Spent four days in Crested Butte last weekend. Lowest temps were high teens to low twenties at night, low to mid forties during the day. We had one of the roof vents cracked and two windows open at the corners for cross ventilation the entire time. Still got a ton of condensation. Wiped down the outer fabric and roof each day with large microfiber towels. At home on Monday afternoon, airing out the camper and doing a final wipe-down of the outer panels, and the velcro on the "Arctic Pack" grabbed onto the microfiber towel and it tore where they obviously sewed to separate strips of velcro around the window opening. $600 well spent...it has velcro at each end with no purpose. There's no method for securing the "Arctic Pack" at each end, other than just tucking it in behind the fiberglass support panels at each end, and it seems to allow 100% of the condensation through to the outer panel. Keep in mind, this was with two people in the camper in the evenings and night...gone during the day. And, I had two DampRid dehumidifiers hanging (one on each side near the bed) the entire time (one shown in the picture).

IMG_20170220_155451.jpgIMG_20170220_155115.jpg
 

bigskypylot

Explorer
The OP's post has opened my eyes in terms of FWC's ability to provide a comfortable camping experience in other than a warm, dry environment.
Although though having researched the crap out of the Granby, and knowing condensation was a reality, the amount of condensation highlighted in sg1's post is enough for me to give serious reconsideration to my FWC plans.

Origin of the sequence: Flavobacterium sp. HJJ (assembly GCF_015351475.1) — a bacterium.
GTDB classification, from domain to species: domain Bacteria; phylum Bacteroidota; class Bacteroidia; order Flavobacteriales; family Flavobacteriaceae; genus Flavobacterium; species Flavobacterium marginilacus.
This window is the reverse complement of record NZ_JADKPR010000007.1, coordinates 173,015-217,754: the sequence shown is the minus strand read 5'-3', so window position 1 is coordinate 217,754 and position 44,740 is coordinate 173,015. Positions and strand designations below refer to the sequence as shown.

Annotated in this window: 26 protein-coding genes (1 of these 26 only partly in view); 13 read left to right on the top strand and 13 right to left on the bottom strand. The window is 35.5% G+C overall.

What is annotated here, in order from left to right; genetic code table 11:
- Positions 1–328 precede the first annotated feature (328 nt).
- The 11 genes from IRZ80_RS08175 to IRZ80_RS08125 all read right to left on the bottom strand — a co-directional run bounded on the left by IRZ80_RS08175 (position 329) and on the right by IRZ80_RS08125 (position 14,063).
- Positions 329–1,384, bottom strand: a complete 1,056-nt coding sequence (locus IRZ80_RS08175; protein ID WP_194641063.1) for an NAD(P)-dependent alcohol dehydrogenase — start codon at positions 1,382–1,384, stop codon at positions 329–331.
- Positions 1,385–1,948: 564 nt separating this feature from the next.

A most informative post - one that has highlighted the reality of a soft-sided AND uninsulated camper.
It made my decision very easy. Add to that the lack of customization, it's a no-deal. Seems FWC is just in the business to build as many as they can without regard to quality and function.
 

IdaSHO

IDACAMPER
That is a good read. And an interesting one. Thanks for posting it.
Looking at your user name, shall I assume you are a pilot? :sombrero:

So help me out... from where Im sitting that looks to be written in a way to alleviate moisture issues that exceed the capacity of the ECS.
Am I correct? I think it is odd that it does not reference it specifically.

Even agencies like the NCBI reference it with regards to relative humidity, and venting...

https://www.ncbi.nlm.nih.gov/books/NBK219009/
 

Super Doody

Explorer
As a builder of energy effecient homes I did not like the aluminum siding and frames found in FWC. This kind of construction results in extreme thermal bridging which (among other things) results in a lot of condensation when the conditions are right. Sine we live in the warm and humid south we chose Hallmark and so far have been very happy with how it performs.
They have versions for all size trucks but do weigh more than FWC's

I wonder if the fiber glass option FWC offers will make any difference.
 

dlh62c

Explorer
+1 on the DampRid packets.

I utilize them in my hard sided truck camper. It doesn't take long for water to appear in the bottom.